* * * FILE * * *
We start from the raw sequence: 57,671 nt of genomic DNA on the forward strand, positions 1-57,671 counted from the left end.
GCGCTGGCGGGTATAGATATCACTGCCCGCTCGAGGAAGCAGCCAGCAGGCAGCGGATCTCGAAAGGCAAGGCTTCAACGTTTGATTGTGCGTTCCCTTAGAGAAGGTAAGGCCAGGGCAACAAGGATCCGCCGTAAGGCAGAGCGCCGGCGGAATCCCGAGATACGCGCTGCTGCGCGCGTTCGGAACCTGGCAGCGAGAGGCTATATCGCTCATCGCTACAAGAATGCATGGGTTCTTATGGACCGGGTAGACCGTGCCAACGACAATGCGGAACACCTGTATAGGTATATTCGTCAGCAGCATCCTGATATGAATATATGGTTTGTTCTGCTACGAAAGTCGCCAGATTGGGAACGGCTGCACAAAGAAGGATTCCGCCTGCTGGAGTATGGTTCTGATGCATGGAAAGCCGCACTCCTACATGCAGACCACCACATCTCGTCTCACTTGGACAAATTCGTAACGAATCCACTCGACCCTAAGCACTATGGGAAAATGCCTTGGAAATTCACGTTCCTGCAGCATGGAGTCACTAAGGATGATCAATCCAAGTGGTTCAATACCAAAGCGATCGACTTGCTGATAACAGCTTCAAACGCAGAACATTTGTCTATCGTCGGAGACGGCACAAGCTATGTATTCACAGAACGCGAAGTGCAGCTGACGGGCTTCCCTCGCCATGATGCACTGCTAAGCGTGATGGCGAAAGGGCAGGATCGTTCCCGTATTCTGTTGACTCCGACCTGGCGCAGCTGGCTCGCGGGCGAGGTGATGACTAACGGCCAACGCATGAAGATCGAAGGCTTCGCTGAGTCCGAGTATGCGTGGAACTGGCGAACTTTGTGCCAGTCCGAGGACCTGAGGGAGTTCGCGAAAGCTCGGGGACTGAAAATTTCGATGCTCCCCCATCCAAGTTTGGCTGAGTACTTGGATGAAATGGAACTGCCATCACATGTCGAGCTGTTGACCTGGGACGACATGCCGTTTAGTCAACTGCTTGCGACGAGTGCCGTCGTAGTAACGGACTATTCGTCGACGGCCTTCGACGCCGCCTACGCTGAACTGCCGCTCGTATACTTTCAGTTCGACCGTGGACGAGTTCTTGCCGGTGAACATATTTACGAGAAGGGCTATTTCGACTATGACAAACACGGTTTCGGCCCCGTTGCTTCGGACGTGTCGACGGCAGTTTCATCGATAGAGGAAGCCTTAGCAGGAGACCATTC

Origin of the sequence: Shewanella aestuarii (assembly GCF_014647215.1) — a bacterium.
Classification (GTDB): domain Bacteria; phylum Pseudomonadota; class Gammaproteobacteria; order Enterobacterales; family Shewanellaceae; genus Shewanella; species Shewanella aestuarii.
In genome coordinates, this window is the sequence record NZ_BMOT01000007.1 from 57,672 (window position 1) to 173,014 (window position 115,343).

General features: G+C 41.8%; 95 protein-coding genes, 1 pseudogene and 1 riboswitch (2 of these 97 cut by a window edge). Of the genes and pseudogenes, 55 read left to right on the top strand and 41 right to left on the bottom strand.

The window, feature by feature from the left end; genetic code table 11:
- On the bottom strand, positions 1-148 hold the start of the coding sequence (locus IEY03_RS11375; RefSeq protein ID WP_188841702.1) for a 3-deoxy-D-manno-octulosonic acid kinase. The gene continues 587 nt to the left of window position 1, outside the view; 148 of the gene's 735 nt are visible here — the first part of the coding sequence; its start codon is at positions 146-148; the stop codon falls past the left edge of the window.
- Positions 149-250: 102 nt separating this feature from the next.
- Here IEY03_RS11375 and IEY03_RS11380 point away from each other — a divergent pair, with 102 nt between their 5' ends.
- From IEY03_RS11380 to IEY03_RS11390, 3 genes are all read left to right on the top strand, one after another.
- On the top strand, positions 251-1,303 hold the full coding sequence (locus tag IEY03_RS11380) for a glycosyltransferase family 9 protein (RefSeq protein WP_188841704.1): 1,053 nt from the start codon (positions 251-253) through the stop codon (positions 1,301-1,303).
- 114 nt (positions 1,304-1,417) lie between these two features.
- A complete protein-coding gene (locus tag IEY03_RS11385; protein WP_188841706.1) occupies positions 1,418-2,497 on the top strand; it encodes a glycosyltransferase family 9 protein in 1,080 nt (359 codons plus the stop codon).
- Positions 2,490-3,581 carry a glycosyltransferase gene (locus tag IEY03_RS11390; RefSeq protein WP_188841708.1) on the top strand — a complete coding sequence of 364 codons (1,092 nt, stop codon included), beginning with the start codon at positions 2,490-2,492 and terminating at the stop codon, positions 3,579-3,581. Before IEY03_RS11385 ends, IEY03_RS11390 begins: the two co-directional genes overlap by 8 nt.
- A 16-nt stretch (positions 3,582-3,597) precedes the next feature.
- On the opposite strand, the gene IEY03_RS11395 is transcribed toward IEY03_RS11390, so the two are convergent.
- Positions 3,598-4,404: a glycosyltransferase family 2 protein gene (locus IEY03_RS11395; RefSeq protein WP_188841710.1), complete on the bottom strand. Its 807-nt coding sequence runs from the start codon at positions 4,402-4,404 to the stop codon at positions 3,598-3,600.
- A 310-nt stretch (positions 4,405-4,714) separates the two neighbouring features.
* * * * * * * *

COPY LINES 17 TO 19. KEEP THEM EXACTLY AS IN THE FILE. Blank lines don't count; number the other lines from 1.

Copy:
- On the opposite strand, the gene IEY03_RS11395 is transcribed toward IEY03_RS11390, so the two are convergent.
- Positions 3,598-4,404: a glycosyltransferase family 2 protein gene (locus IEY03_RS11395; RefSeq protein WP_188841710.1), complete on the bottom strand. Its 807-nt coding sequence runs from the start codon at positions 4,402-4,404 to the stop codon at positions 3,598-3,600.
- A 310-nt stretch (positions 4,405-4,714) separates the two neighbouring features.